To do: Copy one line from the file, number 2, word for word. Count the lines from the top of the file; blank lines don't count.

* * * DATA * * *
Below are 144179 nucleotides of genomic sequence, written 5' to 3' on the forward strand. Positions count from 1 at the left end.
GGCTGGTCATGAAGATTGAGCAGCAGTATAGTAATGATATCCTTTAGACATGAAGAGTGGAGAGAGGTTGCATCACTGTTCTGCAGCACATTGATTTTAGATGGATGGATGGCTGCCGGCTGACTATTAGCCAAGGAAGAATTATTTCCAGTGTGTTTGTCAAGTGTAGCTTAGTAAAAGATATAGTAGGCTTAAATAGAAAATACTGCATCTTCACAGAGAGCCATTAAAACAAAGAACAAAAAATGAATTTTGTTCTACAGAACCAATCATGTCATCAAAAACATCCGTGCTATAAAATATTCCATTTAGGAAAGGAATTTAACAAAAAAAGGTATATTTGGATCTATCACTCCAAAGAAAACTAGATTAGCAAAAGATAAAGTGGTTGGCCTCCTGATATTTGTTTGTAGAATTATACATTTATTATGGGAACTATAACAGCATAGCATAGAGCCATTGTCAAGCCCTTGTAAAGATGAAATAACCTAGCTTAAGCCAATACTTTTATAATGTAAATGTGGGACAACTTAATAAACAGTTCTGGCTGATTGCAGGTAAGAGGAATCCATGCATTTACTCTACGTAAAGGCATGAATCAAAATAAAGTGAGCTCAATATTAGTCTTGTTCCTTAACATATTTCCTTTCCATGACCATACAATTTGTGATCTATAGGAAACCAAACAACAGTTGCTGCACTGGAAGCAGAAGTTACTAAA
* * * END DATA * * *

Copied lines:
GGCTGGTCATGAAGATTGAGCAGCAGTATAGTAATGATATCCTTTAGACATGAAGAGTGGAGAGAGGTTGCATCACTGTTCTGCAGCACATTGATTTTAGATGGATGGATGGCTGCCGGCTGACTATTAGCCAAGGAAGAATTATTTCCAGTGTGTTTGTCAAGTGTAGCTTAGTAAAAGATATAGTAGGCTTAAATAGAAAATACTGCATCTTCACAGAGAGCCATTAAAACAAAGAACAAAAAATGAATTTTGTTCTACAGAACCAATCATGTCATCAAAAACATCCGTGCTATAAAATATTCCATTTAGGAAAGGAATTTAACAAAAAAAGGTATATTTGGATCTATCACTCCAAAGAAAACTAGATTAGCAAAAGATAAAGTGGTTGGCCTCCTGATATTTGTTTGTAGAATTATACATTTATTATGGGAACTATAACAGCATAGCATAGAGCCATTGTCAAGCCCTTGTAAAGATGAAATAACCTAGCTTAAGCCAATACTTTTATAATGTAAATGTGGGACAACTTAATAAACAGTTCTGGCTGATTGCAGGTAAGAGGAATCCATGCATTTACTCTACGTAAAGGCATGAATCAAAATAAAGTGAGCTCAATATTAGTCTTGTTCCTTAACATATTTCCTTTCCATGACCATACAATTTGTGATCTATAGGAAACCAAACAACAGTTGCTGCACTGGAAGCAGAAGTTACTAAA